Saudi Arabia is looking to install biometric attendance systems in its education system, according to an Arab News article. The country’s Ministry of Education is currently drafting its specification handbook, and will invite companies to bid on the project as soon as it’s ready.
According to the article, the project will unfold in stages, starting with the ministry’s headquarters and expanding to encompass the headquarters of its 45 education departments, and eventually all schools in the country. It’s expected to be completed within 21 months.
The project apparently comes in the wake of a spate of announcements from school principals stating that they have implemented surveillance cameras in their schools. But it’s also part and parcel of the Saudi government’s early-adopter approach to biometric technology; the kingdom has been pushing a massive national program to register the fingerprints of all citizens and expatriates, and has also introduced controversial biometric screening measures for Umrah pilgrims. It’s a wealthy country, and while its leadership consists mostly of an older demographic, it has certainly proven keen to keep up with the technological trailblazing of other early adopter states like India.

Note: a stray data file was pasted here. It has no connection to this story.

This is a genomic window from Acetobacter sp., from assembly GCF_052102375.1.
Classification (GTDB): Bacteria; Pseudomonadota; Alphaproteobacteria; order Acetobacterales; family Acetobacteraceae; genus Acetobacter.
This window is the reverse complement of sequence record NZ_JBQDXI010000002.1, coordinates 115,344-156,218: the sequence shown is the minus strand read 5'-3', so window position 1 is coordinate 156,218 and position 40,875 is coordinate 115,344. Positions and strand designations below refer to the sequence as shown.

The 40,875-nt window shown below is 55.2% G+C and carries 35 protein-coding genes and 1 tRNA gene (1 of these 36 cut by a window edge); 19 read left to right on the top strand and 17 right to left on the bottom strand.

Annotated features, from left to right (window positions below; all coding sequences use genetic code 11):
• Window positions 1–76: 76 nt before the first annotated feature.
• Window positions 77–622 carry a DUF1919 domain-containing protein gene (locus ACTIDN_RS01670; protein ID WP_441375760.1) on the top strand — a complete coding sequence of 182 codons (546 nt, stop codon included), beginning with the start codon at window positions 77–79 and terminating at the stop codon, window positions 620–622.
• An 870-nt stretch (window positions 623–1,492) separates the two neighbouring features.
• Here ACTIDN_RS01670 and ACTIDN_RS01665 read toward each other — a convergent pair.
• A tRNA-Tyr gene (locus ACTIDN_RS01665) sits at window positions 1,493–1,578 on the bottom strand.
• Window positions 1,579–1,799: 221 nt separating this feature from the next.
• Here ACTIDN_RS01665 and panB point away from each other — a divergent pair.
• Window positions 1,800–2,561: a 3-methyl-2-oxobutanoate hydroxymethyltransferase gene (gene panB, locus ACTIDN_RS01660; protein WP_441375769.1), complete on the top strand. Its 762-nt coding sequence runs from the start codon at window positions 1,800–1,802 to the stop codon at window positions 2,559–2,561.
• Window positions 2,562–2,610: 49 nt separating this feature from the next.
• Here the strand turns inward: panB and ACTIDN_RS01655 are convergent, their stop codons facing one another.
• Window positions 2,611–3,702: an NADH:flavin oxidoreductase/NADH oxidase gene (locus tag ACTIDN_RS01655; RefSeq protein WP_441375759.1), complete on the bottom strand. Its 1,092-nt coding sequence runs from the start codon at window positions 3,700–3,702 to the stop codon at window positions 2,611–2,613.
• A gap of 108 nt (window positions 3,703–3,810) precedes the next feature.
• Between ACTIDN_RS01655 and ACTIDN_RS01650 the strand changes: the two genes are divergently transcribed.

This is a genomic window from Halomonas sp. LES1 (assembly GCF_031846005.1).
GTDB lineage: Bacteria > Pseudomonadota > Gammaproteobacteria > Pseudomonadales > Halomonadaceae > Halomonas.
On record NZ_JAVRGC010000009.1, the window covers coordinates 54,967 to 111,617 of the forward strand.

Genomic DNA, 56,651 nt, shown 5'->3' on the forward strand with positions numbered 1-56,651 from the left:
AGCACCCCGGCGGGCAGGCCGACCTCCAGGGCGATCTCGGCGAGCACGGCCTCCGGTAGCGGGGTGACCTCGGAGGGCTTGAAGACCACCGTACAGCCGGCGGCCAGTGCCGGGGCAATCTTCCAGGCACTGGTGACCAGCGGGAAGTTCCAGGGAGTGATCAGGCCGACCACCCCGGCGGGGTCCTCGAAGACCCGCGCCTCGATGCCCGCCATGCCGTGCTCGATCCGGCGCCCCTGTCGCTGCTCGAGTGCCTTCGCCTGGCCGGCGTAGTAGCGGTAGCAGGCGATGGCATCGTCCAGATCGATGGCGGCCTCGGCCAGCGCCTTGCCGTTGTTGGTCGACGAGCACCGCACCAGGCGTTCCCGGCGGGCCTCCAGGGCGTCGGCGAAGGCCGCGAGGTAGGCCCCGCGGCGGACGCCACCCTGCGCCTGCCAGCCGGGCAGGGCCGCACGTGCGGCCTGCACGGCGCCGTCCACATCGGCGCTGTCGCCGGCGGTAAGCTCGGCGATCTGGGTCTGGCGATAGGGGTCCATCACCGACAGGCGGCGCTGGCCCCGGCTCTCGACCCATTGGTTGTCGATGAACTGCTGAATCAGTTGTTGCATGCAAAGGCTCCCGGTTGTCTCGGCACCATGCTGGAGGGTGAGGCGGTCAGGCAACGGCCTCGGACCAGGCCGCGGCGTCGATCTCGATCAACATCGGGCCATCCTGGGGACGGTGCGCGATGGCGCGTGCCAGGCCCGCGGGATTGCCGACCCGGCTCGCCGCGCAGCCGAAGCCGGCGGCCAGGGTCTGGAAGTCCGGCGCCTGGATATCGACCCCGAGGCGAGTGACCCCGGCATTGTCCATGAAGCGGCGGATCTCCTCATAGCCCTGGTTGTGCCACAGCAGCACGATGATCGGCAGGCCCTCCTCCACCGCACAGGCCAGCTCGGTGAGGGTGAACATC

February 18, 2015 – by Alex Perala